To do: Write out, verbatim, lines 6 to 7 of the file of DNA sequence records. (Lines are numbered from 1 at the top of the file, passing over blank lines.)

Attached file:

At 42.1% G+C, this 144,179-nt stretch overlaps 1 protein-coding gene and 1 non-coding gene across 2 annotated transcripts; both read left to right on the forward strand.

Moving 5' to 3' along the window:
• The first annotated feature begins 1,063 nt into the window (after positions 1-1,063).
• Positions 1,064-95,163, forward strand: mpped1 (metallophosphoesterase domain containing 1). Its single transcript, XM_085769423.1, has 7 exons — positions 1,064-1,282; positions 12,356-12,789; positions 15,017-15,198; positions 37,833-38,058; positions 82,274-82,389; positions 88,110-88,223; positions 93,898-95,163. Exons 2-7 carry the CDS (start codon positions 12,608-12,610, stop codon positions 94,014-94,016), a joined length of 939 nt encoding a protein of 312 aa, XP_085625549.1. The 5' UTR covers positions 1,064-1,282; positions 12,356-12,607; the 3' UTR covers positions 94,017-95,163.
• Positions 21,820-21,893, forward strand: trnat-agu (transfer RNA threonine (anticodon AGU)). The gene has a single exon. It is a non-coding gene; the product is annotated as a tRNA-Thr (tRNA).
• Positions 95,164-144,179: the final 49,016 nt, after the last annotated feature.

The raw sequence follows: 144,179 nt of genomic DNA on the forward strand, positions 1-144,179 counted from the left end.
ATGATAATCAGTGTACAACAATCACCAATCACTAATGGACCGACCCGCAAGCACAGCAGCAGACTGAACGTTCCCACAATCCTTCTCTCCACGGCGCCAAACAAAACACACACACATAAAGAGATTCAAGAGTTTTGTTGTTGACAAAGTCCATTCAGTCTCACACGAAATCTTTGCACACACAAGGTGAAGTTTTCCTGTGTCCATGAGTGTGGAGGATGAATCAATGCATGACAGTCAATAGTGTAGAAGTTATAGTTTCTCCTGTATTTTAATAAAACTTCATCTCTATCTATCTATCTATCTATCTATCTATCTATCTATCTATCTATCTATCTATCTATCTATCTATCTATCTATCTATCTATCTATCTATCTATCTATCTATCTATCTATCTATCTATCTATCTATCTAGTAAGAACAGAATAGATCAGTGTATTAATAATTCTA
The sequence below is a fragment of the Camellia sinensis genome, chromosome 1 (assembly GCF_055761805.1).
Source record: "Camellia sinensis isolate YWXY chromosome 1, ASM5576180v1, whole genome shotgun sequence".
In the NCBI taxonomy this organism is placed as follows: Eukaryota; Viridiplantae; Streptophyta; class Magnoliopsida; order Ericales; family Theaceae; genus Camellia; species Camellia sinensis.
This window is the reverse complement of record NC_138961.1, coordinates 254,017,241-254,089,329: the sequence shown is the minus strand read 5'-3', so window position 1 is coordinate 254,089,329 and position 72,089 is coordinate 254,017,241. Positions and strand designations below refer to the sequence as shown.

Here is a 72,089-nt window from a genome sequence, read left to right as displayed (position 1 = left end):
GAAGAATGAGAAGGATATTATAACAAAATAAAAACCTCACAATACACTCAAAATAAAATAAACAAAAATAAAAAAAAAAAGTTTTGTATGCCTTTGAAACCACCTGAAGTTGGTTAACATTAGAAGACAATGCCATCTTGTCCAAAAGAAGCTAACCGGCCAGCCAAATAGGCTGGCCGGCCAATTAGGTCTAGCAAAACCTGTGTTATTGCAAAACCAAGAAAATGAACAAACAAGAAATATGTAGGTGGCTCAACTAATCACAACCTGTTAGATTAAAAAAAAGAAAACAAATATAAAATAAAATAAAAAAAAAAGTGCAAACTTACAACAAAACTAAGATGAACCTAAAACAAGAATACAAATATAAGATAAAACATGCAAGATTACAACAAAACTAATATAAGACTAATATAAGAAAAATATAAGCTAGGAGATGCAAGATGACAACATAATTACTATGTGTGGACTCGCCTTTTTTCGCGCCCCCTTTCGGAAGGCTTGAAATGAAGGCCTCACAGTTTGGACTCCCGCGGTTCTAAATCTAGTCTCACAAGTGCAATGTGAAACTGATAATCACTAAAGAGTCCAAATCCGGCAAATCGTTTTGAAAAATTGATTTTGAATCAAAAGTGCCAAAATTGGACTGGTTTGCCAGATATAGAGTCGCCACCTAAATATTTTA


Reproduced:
• Positions 95,164-144,179: the final 49,016 nt, after the last annotated feature.

The raw sequence follows: 144,179 nt of genomic DNA on the forward strand, positions 1-144,179 counted from the left end.